8 Blue Jays trade heists people don’t talk about enough

Which trades in Toronto Blue Jays history have they come out clearly on top even though some haven’t realized it?
Sep 24, 2016; Toronto, Ontario, CAN   Toronto Blue Jays right fielder Jose Bautista (19)
Sep 24, 2016; Toronto, Ontario, CAN Toronto Blue Jays right fielder Jose Bautista (19) / Dan Hamilton-USA TODAY Sports
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Blue Jays acquire Fred McGriff, Dave Collins and Mike Morgan from the New York Yankees for Dale Murray and Tom Dodd

At the time of the deal during the 1982-83 offseason, the key trade piece centered around veteran pitcher Dale Murray as the Yankees were looking for some pitching help in their bullpen. With a lifetime ERA below 4.00 and coming off a solid season in which he pitched to a solid 8-7 record with a 3.16 ERA and 11 saves, Murray appeared to be a good pickup for the Yankees. In return, the Jays got a promising prospect named Fred McGriff, a young pitcher in Mike Morgan and veteran OF/1B Dave Collins.

Murray would never come close to his usual career standards as he pitched to an ERA of 4.73 and WHIP of 1.45 in his three seasons with the Bronx Bombers. In the case for Dodd, he only saw eight games in the big leagues, all later with the Baltimore Orioles. In comparison, Collins put up two respectable seasons with the Jays, compiling a .291 batting average with 36 doubles, 19 triples, 3 home runs, 78 RBI and a whopping 91 stolen bases in just 246 games played. The same couldn’t be said for Morgan though, who provided minimal impact with a 5.16 ERA and 1.52 WHIP in just 16 games in his lone season with the Jays in 1983.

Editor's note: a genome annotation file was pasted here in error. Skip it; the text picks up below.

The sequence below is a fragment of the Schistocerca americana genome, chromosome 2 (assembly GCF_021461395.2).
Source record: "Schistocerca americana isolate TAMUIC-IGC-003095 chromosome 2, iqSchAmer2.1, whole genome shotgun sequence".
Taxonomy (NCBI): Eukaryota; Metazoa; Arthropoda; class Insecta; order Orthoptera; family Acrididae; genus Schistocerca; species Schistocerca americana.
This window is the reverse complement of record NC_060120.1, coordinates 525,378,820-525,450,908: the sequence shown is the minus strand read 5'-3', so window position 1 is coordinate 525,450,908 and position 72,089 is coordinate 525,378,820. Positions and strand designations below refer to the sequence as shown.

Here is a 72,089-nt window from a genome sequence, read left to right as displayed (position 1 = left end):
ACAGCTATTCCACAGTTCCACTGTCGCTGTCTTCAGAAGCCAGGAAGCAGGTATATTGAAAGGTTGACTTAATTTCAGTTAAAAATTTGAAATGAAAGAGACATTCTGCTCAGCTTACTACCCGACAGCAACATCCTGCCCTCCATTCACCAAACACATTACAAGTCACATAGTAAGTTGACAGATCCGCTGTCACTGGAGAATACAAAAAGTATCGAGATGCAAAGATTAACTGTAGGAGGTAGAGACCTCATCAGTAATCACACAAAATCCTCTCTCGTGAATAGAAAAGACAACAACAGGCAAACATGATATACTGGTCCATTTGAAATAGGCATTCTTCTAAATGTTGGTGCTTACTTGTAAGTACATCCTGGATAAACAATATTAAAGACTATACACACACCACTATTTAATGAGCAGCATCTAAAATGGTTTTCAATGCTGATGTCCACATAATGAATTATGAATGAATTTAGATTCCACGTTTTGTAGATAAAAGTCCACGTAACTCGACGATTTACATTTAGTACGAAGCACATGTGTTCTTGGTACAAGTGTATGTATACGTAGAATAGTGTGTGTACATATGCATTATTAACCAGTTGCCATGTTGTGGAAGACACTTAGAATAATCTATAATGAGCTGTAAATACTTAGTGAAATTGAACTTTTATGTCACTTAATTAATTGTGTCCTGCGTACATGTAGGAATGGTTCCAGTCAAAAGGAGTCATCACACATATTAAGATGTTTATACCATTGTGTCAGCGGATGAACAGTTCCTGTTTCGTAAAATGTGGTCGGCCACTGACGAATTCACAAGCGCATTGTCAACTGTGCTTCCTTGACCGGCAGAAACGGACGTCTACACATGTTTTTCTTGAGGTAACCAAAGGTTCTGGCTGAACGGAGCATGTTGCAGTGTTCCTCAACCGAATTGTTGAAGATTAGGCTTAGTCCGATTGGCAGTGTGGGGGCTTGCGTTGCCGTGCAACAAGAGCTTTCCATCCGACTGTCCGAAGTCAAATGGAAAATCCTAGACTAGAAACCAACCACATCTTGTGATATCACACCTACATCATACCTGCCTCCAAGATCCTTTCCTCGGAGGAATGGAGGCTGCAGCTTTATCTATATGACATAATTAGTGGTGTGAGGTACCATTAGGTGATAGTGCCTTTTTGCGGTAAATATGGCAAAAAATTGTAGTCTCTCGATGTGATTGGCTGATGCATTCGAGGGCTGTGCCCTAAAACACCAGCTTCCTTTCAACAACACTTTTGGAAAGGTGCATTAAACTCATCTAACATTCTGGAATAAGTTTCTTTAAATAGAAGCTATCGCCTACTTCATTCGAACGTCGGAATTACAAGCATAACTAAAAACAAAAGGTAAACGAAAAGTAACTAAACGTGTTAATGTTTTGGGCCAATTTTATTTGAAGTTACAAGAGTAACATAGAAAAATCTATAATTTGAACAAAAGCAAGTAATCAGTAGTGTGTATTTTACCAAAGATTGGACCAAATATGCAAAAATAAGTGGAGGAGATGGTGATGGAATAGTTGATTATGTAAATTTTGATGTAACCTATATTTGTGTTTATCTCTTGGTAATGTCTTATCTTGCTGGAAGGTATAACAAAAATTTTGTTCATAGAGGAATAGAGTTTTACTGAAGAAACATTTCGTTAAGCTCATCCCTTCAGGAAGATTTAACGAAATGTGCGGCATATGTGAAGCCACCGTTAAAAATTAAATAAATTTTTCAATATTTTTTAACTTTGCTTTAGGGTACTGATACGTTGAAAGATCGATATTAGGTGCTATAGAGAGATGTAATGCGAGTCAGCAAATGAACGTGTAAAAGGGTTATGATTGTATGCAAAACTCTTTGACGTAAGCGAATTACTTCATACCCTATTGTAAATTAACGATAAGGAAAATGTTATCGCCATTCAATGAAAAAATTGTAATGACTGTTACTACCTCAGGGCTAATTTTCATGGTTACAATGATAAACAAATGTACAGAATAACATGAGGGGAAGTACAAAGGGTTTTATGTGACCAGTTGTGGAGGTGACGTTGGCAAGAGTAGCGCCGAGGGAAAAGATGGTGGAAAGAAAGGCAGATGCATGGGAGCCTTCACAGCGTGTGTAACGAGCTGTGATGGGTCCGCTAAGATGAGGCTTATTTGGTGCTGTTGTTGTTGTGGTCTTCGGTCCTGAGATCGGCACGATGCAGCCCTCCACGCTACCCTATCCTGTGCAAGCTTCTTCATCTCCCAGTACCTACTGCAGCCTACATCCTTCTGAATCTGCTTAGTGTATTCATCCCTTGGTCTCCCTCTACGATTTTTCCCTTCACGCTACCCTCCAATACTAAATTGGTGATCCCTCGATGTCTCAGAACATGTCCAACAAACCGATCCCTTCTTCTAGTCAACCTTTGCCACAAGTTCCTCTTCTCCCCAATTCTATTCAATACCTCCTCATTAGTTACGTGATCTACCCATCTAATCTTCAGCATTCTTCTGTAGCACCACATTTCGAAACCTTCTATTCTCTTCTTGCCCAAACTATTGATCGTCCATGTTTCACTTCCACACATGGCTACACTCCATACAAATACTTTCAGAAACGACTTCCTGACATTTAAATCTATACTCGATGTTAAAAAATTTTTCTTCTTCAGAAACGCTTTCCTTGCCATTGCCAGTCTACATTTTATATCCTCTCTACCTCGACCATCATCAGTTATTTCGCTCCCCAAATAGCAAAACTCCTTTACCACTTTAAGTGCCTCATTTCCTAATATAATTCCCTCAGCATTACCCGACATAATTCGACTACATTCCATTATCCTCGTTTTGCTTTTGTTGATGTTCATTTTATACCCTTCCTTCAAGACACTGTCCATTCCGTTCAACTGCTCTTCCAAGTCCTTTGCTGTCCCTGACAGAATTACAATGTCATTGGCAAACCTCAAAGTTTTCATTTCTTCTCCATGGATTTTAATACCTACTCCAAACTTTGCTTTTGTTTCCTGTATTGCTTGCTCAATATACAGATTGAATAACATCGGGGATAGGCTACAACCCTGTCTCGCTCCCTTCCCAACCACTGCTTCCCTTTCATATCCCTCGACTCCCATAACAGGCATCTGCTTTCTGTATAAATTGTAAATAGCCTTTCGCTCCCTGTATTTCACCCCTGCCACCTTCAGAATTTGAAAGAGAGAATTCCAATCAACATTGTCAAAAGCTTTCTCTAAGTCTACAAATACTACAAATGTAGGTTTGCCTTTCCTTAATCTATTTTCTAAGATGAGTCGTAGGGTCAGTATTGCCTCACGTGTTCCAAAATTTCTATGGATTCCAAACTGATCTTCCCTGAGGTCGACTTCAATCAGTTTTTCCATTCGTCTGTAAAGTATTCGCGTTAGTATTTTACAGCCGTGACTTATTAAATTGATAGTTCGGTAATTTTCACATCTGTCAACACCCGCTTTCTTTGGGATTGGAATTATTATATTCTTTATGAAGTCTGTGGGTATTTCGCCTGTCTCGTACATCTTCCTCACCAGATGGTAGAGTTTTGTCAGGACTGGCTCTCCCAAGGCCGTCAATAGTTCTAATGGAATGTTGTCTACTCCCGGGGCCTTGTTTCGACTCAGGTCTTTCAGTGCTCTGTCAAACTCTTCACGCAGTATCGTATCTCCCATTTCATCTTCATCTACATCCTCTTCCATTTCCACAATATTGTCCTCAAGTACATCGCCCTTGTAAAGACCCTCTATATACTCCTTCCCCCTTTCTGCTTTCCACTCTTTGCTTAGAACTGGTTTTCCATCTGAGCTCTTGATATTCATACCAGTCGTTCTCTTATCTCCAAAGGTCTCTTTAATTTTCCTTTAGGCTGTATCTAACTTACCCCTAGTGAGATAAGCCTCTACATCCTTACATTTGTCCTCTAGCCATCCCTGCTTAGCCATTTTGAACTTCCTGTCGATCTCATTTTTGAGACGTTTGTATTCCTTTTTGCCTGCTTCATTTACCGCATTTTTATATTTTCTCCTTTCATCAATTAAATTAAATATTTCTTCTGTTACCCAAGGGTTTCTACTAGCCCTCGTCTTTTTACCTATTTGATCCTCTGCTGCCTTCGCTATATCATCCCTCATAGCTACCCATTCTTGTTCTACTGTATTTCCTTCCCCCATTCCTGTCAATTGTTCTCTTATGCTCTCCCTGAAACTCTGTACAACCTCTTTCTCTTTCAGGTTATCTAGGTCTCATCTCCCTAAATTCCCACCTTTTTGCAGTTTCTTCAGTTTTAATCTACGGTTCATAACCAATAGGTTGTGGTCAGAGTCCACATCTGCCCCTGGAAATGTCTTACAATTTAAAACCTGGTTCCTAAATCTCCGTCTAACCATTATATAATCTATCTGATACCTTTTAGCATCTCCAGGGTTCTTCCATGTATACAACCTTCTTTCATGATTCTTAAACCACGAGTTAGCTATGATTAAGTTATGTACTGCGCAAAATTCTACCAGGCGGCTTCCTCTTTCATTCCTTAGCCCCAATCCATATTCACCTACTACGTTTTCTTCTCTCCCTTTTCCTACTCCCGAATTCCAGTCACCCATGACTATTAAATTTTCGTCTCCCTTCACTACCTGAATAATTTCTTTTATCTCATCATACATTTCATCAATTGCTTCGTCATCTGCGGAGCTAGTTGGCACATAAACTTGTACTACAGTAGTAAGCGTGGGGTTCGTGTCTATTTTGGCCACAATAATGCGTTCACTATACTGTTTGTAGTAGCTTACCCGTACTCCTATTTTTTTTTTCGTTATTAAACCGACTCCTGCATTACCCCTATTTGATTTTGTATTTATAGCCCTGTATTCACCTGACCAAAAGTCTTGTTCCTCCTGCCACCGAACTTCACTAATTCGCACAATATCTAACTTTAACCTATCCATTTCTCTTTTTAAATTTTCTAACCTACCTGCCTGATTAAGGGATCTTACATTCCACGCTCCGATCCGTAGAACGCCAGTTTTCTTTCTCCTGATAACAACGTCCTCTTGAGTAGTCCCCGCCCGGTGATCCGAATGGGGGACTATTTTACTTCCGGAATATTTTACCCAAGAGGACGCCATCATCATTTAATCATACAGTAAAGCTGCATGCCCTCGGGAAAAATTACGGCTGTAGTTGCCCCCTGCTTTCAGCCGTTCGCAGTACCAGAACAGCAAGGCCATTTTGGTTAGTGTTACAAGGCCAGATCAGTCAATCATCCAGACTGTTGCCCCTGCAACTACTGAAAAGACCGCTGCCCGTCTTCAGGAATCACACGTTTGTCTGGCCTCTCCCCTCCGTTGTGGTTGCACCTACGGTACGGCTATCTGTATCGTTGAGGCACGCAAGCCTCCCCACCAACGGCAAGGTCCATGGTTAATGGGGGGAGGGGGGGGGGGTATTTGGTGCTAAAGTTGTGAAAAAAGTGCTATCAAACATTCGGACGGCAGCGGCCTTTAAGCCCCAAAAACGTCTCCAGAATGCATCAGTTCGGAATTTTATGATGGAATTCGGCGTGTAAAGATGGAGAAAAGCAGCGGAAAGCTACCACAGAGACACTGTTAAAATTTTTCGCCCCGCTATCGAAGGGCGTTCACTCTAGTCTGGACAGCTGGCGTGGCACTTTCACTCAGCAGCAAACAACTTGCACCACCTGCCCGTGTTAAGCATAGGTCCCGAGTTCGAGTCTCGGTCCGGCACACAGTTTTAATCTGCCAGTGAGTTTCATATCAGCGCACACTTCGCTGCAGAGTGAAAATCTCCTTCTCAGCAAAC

But the crown jewel of the trade transaction of course is Fred McGriff. After making his major league debut in 1986, he would become a mainstay in the Jays’ lineup as either the first baseman or designated hitter up until 1990. Finishing in the top 10 in MVP voting for two of those seasons along with capturing a Silver Slugger award in 1989, McGriff amassed a .278 average with an astounding .919 OPS with 125 home runs and 305 RBI in his five years with Toronto. More significantly, his impact went beyond his bat, as he became a key piece of the trade puzzle that brought in Joe Carter and Roberto Alomar to help the Jays to their first two and only World Series championships to date. On top of that, McGriff was recently enshrined in the Baseball Hall of Fame by the Contemporary Era Committee, showing clearly that the Jays had at one time one of the best ever to don their jersey.